• Police investigation into the incident led to the arrest of several activists who they alleged had “Maoist links”.
  • The police alleged that they funded the Elgar Parishad meeting on December 31, 2017, where inflammatory speeches were made, according to police, leading to the violence.
  • The 2018 clashes heightened social tensions across the State and resulted in massive destruction of property belonging to Ambedkarite members.
  • Since then, Ambedkarite outfits have accused the State police of dragging their feet over investigations into the clashes
  • Outfits like the Pune-based Republican Yuva Morcha (RYM) have charged the former BJP regime of shielding the alleged perpetrators of the violence, including radical Hindutva leaders Milind Ekbote and Sambhaji Bhide.
  • Several arrests were made in case Pune Police arrested Surendra Gadling, Sudhir Dhawale, Rona Wilson, Shoma Sen and Mahesh Raut with alleged Maoist links for inciting violence. Later on, a few more were arrested, including activists Varavara Rao, lawyer Sudha Bhardwaj and activists Arun Ferreira and Gautam Navlakha
  • There is concern of politicisation of Dalits against Hindutva, particularly after the Una violence in Gujarat.

Way forward:

  • History has been, and still is, twisted by vested interests to exploit, existing or imaginary, fault lines within the Indian society.
  • However, the Bhima-Koregaon Ranstambh Seva Sangh (BKRSS) is regarded as a site of positive memory of Dalit’s valour and a symbol of their renewed political aspiration.

Source The hindu


Baba’s Explainer – Free Foodgrain Scheme

Free Foodgrain Scheme

Syllabus

  • GS-1: Indian Society, Urbanisation and problems
  • GS-2: Important aspects of governance, transparency and accountability, e-governance- applications, models, successes, limitations, and potential
  • GS-2: Fundamental Rights.

Context: The Election Commission (EC) has recently announced that it is ready to pilot remote voting for domestic migrants, so they don’t have to travel back to their home states to vote. This comes on the back of EC’s acknowledgement of migration-based disenfranchisement.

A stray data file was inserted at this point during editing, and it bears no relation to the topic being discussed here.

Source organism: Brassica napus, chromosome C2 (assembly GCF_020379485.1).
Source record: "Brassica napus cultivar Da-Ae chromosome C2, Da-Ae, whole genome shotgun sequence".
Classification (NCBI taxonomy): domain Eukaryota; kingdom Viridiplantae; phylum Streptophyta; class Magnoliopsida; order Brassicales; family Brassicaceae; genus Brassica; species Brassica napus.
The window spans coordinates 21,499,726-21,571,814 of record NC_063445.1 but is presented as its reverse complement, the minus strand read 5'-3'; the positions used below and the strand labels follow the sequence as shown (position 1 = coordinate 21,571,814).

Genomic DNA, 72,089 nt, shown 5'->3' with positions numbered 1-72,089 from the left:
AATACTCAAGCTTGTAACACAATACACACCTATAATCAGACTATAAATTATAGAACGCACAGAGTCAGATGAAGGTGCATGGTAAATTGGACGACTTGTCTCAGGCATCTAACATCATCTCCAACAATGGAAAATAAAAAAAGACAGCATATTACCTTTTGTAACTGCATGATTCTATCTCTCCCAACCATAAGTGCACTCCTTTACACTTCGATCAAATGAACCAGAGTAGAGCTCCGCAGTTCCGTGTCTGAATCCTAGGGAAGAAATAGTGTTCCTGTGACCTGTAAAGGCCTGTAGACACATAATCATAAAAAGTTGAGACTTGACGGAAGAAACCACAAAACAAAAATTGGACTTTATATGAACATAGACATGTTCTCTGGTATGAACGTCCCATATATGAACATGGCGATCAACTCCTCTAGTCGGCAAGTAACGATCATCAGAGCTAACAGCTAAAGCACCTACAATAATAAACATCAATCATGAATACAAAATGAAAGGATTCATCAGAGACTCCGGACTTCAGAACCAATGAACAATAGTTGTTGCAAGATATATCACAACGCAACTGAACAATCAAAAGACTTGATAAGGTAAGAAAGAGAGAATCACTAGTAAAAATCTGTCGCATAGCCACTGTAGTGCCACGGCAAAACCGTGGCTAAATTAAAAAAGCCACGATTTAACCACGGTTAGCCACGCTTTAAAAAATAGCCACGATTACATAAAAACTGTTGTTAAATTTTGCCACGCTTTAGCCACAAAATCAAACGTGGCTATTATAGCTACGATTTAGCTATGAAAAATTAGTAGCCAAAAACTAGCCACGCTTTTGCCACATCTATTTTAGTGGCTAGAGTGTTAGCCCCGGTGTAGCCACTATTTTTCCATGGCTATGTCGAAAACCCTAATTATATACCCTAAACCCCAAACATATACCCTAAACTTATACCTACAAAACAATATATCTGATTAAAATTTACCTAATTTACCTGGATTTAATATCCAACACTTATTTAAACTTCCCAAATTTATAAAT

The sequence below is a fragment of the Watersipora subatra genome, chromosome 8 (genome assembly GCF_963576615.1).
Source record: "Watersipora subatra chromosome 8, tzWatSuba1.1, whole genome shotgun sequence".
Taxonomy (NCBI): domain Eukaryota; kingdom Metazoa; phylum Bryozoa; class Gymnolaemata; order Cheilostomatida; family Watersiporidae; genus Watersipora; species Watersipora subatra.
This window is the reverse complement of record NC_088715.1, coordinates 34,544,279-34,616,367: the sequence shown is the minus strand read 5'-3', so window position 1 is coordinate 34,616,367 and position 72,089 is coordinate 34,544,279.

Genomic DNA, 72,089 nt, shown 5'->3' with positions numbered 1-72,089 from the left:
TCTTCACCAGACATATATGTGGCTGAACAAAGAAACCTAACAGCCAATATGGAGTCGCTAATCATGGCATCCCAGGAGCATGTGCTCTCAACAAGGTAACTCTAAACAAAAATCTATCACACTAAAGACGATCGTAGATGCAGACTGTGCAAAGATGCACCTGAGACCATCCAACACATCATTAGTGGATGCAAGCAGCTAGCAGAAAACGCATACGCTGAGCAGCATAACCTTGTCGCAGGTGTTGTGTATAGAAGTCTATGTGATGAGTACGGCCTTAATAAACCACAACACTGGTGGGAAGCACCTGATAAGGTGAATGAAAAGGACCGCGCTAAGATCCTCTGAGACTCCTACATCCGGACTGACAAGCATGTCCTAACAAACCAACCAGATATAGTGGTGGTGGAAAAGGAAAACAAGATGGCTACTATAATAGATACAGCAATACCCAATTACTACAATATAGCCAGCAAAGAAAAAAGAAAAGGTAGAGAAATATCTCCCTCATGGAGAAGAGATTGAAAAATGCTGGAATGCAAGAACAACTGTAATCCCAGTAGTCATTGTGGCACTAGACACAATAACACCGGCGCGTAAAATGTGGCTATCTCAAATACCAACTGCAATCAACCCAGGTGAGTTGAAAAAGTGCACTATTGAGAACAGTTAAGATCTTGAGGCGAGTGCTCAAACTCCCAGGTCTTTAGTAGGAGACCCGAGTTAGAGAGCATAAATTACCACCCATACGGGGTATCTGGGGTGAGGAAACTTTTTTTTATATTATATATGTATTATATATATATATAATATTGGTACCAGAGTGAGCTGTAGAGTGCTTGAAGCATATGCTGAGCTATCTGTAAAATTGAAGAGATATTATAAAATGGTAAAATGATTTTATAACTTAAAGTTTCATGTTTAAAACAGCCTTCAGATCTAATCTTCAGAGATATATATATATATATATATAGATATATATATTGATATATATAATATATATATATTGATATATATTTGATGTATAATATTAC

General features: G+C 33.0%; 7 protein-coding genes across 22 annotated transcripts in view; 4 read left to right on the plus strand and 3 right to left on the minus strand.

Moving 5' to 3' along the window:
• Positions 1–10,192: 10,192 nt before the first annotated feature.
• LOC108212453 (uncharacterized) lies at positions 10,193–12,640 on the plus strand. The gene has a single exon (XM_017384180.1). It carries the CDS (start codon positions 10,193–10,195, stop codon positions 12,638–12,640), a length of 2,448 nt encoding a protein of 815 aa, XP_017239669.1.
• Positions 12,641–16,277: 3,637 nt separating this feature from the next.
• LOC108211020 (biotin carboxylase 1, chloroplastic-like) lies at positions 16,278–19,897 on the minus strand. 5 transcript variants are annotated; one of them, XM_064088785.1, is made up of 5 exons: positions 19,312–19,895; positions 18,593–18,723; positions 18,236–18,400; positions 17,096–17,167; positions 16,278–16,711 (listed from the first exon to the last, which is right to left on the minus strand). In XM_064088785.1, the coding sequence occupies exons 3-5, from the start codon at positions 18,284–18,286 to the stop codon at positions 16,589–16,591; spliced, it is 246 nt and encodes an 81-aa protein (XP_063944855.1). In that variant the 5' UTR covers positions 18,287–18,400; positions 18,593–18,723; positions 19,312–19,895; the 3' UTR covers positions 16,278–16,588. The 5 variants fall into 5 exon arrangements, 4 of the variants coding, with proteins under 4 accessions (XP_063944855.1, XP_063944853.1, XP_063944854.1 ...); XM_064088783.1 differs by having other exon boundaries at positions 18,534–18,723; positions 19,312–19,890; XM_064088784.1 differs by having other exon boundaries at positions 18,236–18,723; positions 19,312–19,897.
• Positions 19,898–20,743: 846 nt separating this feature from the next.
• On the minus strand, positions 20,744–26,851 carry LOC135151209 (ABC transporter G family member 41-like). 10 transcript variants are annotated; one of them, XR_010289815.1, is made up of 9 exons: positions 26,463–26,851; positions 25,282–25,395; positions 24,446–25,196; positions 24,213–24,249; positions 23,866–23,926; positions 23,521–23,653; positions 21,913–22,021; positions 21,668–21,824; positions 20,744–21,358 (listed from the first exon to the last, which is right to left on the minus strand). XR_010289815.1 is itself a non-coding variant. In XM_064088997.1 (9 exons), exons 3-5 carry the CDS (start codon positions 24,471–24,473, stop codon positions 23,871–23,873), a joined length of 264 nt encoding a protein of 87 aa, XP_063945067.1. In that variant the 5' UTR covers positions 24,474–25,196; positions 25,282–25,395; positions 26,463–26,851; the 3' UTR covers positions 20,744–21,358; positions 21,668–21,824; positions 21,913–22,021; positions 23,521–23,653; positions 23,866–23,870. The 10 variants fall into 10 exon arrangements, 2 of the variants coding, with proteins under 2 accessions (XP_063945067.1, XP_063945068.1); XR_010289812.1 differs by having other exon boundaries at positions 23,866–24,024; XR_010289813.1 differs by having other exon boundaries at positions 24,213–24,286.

Read Complete Details on Free Foodgrain Scheme


Practice MCQs

Daily Practice MCQs

Q.1) With reference to “VIRAASAT” scheme, consider the following statements

  1. It is a scheme of Ministry of Tribal Affairs.
  2. It aims to promote famous handcrafted varieties of Saris

Which of the following statements are correct?

  1. 1 only
  2. 2 only
  3. Both 1 and 2
  4. Neither 1 nor 2

Q.2) With reference to ‘Pradhan Mantri Bhartiya Janaushadhi Pariyojana’, it has been created for which of the following objectives?

  1. To increase the penetration of ayurvedic medicines
  2. To provide low cost generic medicines to poor
  3. To increase private investment in medicinal research
  4. To regularise over-the-counter drug sale

Q.3) Which of the following countries are part of Schengen Zone, which is often mentioned in news?

  1. Poland
  2. Germany
  3. Romania
  4. Ireland

Select the correct answer using the code given below:

  1. 1 2 and 3 only
  2. 2 3 and 4 only
  3. 1 2 and 4 only
  4. 1 3 and 4 only

Comment the answers to the above questions in the comment section below!!

ANSWERS FOR ’ 3rd January 2023 – Daily Practice MCQs’ will be updated along with tomorrow’s Daily Current Affairs.st


ANSWERS FOR 2nd January – Daily Practice MCQs

Answers- Daily Practice MCQs

Q.1) – a

Q.2) – c

Q.3) – b